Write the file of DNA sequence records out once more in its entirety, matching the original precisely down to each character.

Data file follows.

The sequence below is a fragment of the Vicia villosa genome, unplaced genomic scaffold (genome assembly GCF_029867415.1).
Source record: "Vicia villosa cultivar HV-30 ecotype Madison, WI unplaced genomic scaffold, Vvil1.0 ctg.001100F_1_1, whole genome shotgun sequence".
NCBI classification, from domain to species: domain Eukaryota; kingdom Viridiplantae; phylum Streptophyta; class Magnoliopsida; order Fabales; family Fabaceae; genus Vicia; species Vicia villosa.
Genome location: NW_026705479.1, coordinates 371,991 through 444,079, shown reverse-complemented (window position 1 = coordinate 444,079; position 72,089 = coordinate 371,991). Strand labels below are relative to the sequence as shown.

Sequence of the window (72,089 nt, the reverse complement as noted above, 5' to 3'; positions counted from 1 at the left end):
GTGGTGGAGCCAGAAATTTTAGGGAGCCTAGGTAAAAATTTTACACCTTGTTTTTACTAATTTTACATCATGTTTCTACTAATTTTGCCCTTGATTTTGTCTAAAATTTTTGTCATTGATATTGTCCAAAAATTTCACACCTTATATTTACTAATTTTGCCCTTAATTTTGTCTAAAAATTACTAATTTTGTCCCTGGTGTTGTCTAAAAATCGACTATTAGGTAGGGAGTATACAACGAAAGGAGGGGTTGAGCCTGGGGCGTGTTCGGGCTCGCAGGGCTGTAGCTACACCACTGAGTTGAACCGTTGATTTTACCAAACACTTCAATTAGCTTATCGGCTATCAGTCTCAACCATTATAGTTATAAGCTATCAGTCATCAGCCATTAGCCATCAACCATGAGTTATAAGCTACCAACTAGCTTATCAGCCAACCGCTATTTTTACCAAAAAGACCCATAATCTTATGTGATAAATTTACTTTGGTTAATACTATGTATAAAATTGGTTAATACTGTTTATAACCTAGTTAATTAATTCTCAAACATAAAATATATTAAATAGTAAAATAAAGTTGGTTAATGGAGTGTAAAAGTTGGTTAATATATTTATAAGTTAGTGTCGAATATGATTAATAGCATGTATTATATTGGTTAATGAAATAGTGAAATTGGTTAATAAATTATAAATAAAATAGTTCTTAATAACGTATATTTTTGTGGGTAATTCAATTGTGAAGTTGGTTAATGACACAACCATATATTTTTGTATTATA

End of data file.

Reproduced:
The sequence below is a fragment of the Vicia villosa genome, unplaced genomic scaffold (genome assembly GCF_029867415.1).
Source record: "Vicia villosa cultivar HV-30 ecotype Madison, WI unplaced genomic scaffold, Vvil1.0 ctg.001100F_1_1, whole genome shotgun sequence".
NCBI classification, from domain to species: domain Eukaryota; kingdom Viridiplantae; phylum Streptophyta; class Magnoliopsida; order Fabales; family Fabaceae; genus Vicia; species Vicia villosa.
Genome location: NW_026705479.1, coordinates 371,991 through 444,079, shown reverse-complemented (window position 1 = coordinate 444,079; position 72,089 = coordinate 371,991). Strand labels below are relative to the sequence as shown.

Sequence of the window (72,089 nt, the reverse complement as noted above, 5' to 3'; positions counted from 1 at the left end):
GTGGTGGAGCCAGAAATTTTAGGGAGCCTAGGTAAAAATTTTACACCTTGTTTTTACTAATTTTACATCATGTTTCTACTAATTTTGCCCTTGATTTTGTCTAAAATTTTTGTCATTGATATTGTCCAAAAATTTCACACCTTATATTTACTAATTTTGCCCTTAATTTTGTCTAAAAATTACTAATTTTGTCCCTGGTGTTGTCTAAAAATCGACTATTAGGTAGGGAGTATACAACGAAAGGAGGGGTTGAGCCTGGGGCGTGTTCGGGCTCGCAGGGCTGTAGCTACACCACTGAGTTGAACCGTTGATTTTACCAAACACTTCAATTAGCTTATCGGCTATCAGTCTCAACCATTATAGTTATAAGCTATCAGTCATCAGCCATTAGCCATCAACCATGAGTTATAAGCTACCAACTAGCTTATCAGCCAACCGCTATTTTTACCAAAAAGACCCATAATCTTATGTGATAAATTTACTTTGGTTAATACTATGTATAAAATTGGTTAATACTGTTTATAACCTAGTTAATTAATTCTCAAACATAAAATATATTAAATAGTAAAATAAAGTTGGTTAATGGAGTGTAAAAGTTGGTTAATATATTTATAAGTTAGTGTCGAATATGATTAATAGCATGTATTATATTGGTTAATGAAATAGTGAAATTGGTTAATAAATTATAAATAAAATAGTTCTTAATAACGTATATTTTTGTGGGTAATTCAATTGTGAAGTTGGTTAATGACACAACCATATATTTTTGTATTATA